The Nippon Foundation – Osaka University Infectious Disease Response Project
Plan announced to establish world-class center for general research on infectious diseases, with 23 billion yen to be provided over 10 years
At a joint press conference held on September 14, The Nippon Foundation and Osaka University announced The Nippon Foundation – Osaka University Infectious Disease Project to establish a center for general research on infectious diseases. The project is being launched to address the social issue of emerging infectious diseases as highlighted by the ongoing coronavirus pandemic.
The project will pursue open innovation with research institutions and the industrial sector in Japan and overseas, with the aim of protecting people’s lives from the threat of future pandemics while at the same time maintaining social and economic activity. The Nippon Foundation plans to support the project by providing 23 billion yen to Osaka University over 10 years.
The coronavirus pandemic and spread of COVID-19 have shown a light on social issues including the maintenance of economic and social activity, the prevention and treatment of infectious disease, and preventing the collapse of the medical system. To address these issues, Osaka University will create a research center to function as an international hub that is also envisioned as conducting research from perspectives including social psychology and behavioral economics. The center’s primary activities will be to establish an infectious disease research base, train medical human resources, and disseminate information and promote and enhance infectious disease literacy. The project will build on the research environment and medical human resource training environment of the Center for Infectious Disease Education and Research (CiDER), which Osaka University established in April 2021, with the aim of establishing a leading world-class research base.
Since the outbreak of the pandemic, The Nippon Foundation has been supporting coronavirus countermeasures in a variety of ways, including the establishment of medical facilities, emergency support for emergency medical facilities and medical practitioners, and free PCR testing for the staffs of facilities for older persons and providers of nursing care services. As an extension of those activities, this project is being launched in recognition of the need to address underlying issues from a long-term perspective.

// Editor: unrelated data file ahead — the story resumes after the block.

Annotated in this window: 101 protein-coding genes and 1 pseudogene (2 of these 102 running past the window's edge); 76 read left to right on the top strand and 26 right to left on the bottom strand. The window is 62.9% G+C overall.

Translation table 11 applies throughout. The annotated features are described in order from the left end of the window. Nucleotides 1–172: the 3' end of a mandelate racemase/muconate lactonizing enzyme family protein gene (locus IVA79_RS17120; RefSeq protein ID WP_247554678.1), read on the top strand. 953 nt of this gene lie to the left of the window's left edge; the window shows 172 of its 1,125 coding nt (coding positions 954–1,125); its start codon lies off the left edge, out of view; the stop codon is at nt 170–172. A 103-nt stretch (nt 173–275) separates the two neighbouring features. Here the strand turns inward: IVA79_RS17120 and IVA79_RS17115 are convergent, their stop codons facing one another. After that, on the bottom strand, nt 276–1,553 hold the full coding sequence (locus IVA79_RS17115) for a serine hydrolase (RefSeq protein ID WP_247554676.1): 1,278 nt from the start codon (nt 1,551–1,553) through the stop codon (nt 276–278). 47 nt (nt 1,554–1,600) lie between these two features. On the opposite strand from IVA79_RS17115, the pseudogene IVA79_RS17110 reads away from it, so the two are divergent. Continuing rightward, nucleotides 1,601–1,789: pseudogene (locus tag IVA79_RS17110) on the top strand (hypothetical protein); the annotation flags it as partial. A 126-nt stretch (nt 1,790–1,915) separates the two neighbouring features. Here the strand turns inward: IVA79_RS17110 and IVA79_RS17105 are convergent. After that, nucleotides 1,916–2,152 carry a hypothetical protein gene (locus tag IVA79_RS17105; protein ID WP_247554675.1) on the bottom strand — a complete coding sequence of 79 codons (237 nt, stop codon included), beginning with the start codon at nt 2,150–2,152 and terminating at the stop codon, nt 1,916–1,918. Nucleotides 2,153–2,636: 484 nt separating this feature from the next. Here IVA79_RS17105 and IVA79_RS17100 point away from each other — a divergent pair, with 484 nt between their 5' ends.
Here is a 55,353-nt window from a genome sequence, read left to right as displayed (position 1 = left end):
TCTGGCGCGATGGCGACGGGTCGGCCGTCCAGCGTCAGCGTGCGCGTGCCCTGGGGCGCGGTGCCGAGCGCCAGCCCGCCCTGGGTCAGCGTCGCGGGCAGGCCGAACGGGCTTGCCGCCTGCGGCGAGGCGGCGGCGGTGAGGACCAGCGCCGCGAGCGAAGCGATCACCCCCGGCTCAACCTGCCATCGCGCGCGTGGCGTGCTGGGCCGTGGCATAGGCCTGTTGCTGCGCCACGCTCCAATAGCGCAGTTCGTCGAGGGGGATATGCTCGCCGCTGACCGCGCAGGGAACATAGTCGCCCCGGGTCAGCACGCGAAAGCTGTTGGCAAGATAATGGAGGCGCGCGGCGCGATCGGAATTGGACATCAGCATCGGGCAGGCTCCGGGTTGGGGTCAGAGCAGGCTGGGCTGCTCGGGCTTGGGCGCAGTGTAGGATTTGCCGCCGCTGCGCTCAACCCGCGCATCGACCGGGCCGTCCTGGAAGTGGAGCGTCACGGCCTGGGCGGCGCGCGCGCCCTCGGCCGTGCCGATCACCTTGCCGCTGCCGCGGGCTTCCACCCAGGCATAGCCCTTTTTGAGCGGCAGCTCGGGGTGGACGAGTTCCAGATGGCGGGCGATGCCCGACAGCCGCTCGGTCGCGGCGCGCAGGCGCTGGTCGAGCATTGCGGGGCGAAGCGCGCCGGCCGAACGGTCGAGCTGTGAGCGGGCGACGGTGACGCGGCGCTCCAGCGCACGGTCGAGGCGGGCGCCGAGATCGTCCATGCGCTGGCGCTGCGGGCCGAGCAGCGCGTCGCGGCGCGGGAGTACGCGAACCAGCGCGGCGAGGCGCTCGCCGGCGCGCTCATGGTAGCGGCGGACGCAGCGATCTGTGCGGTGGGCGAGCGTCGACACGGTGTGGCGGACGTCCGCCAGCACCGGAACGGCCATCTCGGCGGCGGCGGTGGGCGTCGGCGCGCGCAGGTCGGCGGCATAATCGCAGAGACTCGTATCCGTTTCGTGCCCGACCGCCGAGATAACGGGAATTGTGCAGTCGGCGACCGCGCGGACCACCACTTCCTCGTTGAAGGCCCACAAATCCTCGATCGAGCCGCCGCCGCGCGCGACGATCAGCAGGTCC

Speakers’ comments (partial)
Yohei Sasakawa, Chairman, The Nippon Foundation
With a national health insurance system and by other measures, Japan is relatively advanced globally in terms of its medical system. At the same time, however, the delayed response to the coronavirus pandemic has shaken people’s sense of security.
Based on a guiding philosophy of “Being prepared for what may come,” The Nippon Foundation has been supporting the coronavirus response in a variety of ways. New infectious diseases can be expected to emerge in the future, and strong platforms for basic science and basic medicine are very important for being able to respond at the most fundamental level. I believe that having a solid foundation will lead to advances in applied science and applied medicine.
Tekiju, an academy of medicine and natural sciences established by Koan Ogata, was the predecessor of Osaka University, and today Osaka University is engaged in superb research into infectious diseases. President Nishio had the idea of establishing a research center that would go beyond Osaka University and include universities and researchers from across Japan and around the world. We support this vision, and that is how we came to launch this project.
The center that this project will establish will be a “public” research institute that brings together researchers from around the world, who will work together in areas including behavioral economics and social psychology, in addition to basic medicine, and will pursue research to prepare for future pandemics.
Shojiro Nishio, President, Osaka University
This project will establish a platform for research into infectious diseases to address the social issues that have been highlighted by the current coronavirus pandemic, by taking a long-term perspective in its approach to protecting people’s lives while maintaining social and economic activity, in the event of pandemic crises that could occur in the future.
Osaka University has a long history of research in the area of infectious disease, with a track record in many areas including basic medicine, clinical application, social medicine, microbial disease, and immunology. To build on this research, we established a new Center for Infectious Disease Education and Research in April of this year. The Center will be at the core of this project, as we work to strengthen our foundation for infectious disease research, train human resources in infectious disease medicine, and disseminate information based on scientific evidence.
We will make every effort to contribute to society through this project using the accumulated knowledge of Osaka University’s years of ongoing research and by cooperating with various organizations across Japan and around the world.
The Nippon Foundation’s main coronavirus response measures to date
The Nippon Foundation has been addressing the coronavirus pandemic as a “disaster” since the early days of the outbreak, and has been engaged in various support activities based on a philosophy of “Being prepared for what may come.”
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About Osaka University
Established in 1931 as one of Japan’s imperial universities, Osaka University is one of Japan’s leading comprehensive research universities, with 11 schools, 16 graduate schools, and 6 research institutes. Under a motto of “Live Locally, Grow Globally,” the university aims to be a world-leading, innovative university that contributes to social transformation.
Public Relations Team
The Nippon Foundation